Homes have become buildings, friends have become strangers, haunts are now haunted, tastes have become old fashioned. I have become old in a city where I was once treated like a child. Each time I visit the city, the whispers from past grow fainter and fainter. All that remain are dying echoes calling out, ebbing away. They don't even sound familiar anymore. And yet, like a rubber band, I keep coming back. With a yearning that dies when I step on its soil and which grows stronger when I’m away.

What is the source of this longing? That the city reminds me of a time when I never pondered over my frailties? A sweet time unencumbered by expectations of self and life? A period where I lived life one day at a time, carefree? A place where I was myself before I learned how to wear different masks to adapt to this world? Or the promise of the unattainable, that which we've lost and know we'll never regain?

Until next time Chennai. Until next time.

Friday, March 12, 2010

A Mausterpiece

I have a confession to make. For the last few months, I have been suffering. Suffering from a complete lack of interest in things around me. The scheme and pattern of life seems monotonous, with nary a break in between, to relieve this bored soul. The monotony of daily humdrum grates inside, but there is little to no interest in pursuing a solution for the same.

This extends from (remaining) relationships, interest in the happenings around me (Whoop dee doo! Women have reservation in a parliament that was founded on a bedrock of equality in the first place), movies, music and yes, even books.

A dear friend of mine had mailed me and had asked me what book I was reading at the moment. His question had me stumped, as I was unable to give a definite answer one way or the other. On one hand, I have not been reading the traditional bound books regularly of late. There have a been a couple of wrestling related biographies, two Pynchon novels I am still trying to figure out, and a whole stack of classics that I bought at a good price at the book fair, and which have been gathering dust ( and religiously cleaned) since. But it's not the same sort of reading that I had been erstwhile pursuing in school or college even.

However, there is a caveat. There has been one form of fiction which I have been doggedly pursuing for the last 7 years. That form of fiction usually associated with the younger ones of society. Our first introduction to the world of infinite colours, shapes and lessons in morality, achievement and the maze of relationships that await us in adulthood.


Sure, I follow the mainstream comic arcs like anyone else. I too await with bated breath for the resolution of the Blackest night and welcome the Return of Bruce Wayne. But outside of Marvel and DC, and to some extent Vertigo, I have been spreading my reading list and picking some true gems. Two graphic novels in particular, have made me pause and think and consequently elevate the appreciation I have for comic books.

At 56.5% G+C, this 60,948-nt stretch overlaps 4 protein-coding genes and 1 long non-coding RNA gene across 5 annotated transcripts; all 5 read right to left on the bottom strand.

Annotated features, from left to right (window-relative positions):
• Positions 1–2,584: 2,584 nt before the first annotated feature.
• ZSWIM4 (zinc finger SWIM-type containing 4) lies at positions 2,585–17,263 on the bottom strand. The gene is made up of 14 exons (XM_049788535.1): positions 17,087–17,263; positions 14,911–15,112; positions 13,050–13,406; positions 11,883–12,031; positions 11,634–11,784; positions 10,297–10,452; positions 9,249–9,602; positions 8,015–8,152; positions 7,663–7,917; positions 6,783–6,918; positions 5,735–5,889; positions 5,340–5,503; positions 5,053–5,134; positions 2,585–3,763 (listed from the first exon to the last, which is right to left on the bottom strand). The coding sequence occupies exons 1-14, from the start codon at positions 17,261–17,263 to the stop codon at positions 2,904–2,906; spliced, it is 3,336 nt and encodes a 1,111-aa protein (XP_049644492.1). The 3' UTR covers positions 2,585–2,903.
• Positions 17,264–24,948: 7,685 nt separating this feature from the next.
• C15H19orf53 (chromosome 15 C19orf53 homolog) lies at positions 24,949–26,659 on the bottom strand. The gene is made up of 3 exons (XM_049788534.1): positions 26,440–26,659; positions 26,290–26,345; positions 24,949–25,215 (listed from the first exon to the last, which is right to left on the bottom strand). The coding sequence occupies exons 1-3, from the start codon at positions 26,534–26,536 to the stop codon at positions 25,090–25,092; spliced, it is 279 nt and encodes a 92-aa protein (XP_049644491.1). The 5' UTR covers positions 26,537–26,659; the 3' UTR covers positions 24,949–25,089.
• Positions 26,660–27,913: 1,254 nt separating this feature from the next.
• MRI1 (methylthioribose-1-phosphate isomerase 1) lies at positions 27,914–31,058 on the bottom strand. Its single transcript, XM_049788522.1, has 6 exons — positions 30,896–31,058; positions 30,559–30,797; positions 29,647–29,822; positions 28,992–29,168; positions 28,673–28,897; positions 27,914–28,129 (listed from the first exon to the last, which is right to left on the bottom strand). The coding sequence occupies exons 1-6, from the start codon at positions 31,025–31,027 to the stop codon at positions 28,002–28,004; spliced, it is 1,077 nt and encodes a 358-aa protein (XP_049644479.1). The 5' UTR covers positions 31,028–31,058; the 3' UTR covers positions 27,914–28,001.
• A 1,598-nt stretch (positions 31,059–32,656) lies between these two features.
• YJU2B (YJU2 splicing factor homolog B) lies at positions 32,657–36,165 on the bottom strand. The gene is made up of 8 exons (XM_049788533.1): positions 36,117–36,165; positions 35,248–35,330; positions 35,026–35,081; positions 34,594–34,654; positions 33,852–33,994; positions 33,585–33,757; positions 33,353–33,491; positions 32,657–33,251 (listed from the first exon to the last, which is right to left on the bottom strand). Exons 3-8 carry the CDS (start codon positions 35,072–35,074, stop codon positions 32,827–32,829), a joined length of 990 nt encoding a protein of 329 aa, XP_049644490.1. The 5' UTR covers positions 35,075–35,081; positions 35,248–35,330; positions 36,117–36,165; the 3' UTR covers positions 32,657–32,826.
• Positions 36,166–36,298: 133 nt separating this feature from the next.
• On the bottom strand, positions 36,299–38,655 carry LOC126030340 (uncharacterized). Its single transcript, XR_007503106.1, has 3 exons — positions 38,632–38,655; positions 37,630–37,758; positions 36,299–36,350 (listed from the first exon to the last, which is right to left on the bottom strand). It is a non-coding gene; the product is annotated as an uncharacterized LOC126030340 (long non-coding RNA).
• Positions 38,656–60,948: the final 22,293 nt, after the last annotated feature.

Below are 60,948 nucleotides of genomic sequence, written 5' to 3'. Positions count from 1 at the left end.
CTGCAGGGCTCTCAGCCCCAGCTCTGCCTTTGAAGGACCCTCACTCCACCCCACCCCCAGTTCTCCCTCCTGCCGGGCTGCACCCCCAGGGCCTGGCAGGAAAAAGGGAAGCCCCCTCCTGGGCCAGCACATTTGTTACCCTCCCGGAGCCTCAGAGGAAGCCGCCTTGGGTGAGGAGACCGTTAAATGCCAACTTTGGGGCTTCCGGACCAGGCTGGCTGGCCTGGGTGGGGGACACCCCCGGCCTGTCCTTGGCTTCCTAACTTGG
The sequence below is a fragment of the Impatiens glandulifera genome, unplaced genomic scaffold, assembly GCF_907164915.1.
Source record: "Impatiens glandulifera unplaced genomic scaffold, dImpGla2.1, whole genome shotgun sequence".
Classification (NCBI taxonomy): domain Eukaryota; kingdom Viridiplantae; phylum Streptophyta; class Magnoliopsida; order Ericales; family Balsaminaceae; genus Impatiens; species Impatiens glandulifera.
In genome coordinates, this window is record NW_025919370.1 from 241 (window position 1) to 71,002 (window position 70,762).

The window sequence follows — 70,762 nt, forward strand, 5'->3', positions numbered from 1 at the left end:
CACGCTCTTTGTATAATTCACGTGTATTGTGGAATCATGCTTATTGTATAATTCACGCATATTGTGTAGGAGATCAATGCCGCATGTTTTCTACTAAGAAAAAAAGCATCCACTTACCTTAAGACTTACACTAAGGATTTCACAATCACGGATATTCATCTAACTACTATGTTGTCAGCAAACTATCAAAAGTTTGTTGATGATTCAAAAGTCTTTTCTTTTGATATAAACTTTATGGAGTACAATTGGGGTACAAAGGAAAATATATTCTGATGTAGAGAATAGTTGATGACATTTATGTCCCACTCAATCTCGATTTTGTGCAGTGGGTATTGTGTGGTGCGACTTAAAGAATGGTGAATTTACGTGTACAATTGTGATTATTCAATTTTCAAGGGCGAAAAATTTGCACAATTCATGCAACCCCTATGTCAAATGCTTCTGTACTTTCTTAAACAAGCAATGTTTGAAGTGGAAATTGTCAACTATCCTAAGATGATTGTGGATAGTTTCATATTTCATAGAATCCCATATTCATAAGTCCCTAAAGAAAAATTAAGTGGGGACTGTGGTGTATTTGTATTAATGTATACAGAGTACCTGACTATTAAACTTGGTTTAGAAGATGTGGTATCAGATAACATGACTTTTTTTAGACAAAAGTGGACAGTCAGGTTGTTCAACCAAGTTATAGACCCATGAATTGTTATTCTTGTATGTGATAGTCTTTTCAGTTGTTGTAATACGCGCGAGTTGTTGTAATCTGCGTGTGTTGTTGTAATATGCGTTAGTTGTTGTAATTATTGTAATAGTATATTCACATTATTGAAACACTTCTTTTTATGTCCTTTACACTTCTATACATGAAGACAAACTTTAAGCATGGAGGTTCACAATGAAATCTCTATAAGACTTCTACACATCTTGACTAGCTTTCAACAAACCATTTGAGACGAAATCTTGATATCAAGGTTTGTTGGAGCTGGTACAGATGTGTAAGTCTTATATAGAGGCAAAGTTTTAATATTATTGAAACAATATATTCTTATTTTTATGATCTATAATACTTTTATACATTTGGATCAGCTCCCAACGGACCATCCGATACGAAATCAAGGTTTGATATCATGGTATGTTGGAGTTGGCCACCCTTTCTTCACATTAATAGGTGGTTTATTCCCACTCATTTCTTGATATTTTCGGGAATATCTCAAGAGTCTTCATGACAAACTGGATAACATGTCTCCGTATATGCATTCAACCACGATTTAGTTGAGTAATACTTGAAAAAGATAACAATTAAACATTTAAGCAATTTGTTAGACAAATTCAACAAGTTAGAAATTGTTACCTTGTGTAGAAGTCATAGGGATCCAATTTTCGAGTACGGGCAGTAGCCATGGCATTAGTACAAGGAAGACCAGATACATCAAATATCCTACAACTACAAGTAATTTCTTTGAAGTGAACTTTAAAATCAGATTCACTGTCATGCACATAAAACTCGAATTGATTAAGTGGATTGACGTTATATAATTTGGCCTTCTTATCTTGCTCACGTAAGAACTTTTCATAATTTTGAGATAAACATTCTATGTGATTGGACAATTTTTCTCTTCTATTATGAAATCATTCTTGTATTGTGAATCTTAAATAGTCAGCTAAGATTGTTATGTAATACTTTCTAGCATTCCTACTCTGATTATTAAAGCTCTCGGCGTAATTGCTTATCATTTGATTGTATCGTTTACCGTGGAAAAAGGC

One of these was the brilliant Aesterios Polyp, which I will write about someday, and the other one is the subject of this blog post.

Maus by Art Spiegelman.

Ever since I read The Watchmen by Alan Moore, I started thinking that maybe, just maybe, comic books could at time push and stretch into the realm of literature. Very few books have generated that kind of a response from me. I felt the same way reading Maus, aware that I held in my hand a piece of work so remarkable and so unlike anything i'd read before, that it was sure to provoke long sessions of introspection in the days ahead.

I have read, heard and watched quite a few material dealing with The Holocaust in my time. I have been horrified and saddened by those stories. But the personal connection just wasn't there. It was like reading about the World wars, looking at the maps, pausing at the fading photos in our history books, before moving onto the cold war period.

But this book! It's not just the metaphorical transformation of Jews into mice, Aryans into Cats, Poles into pigs, Americans into dogs that grabs you. No, what is remarkable is to read about the story within the story that unfolds. Art's battles with his past, his guilt whenever he sees his father, coming to terms with the baggage of his father's survival, the ending of the first part, where his father stands outside the gates of Auschwitz for the first time. Remarkable scenes the sent a shiver down the spine.

It is a relentless merciless tale that pounds you with details of human suffering and indignity. The tragedy in the tale is not just the horrors Art's father survives, but, as another survivor puts it to Art, “It was not the best who died, nor the best who survived. It was random”. No, there are no fairy tale endings here either. We find out that Art's mom, who battles both a frail health, depression as well as oppression, still fails to find an anchor of happiness and succumbs to fatalism. Art's father survives the worst of the war, only to wage another war against loneliness, trying in vain to reconnect with a son who is more interested in his tales of past suffering, but shies away from helping Art out with his present suffering.

Two things that linger on for me. After his father talks about the gas chambers, Art comes out onto the porch with his wife, where they discuss their inability to comprehend the full extent of what his father had endured. A couple of bugs sting them and Art sprays the bugs with pesticide with a nonchalance that the Nazis had in the concentration camps. The other of course is the beautiful way he shows the Mice donning a pig's mask (assuming a polish identity) at various times, to survive in various situations. If there has been a truer depiction of the various garbs we adorn in our lives, I would love to read it.

Maus is work of brutal, honest art. There are images in there that will haunt me forever. It's as much a celebration of survival as it is an exploration of our innate darkness. It is also depressing to realise that a race which has been subject to persecution of the worst kind, today indulges in the same atrocities that were once lent upon them.

Sometimes, literature like this can make elements of nihilism seem very compelling and hard to argue against. Stuff like this can both increase your hope in humanity and decrease your optimism about the future at the same.

After reading Maus, I can no longer feel feel a twinge of embarrassment at revealing what I have been upto. My friend, I read comics. Proudly. And I am not a kid.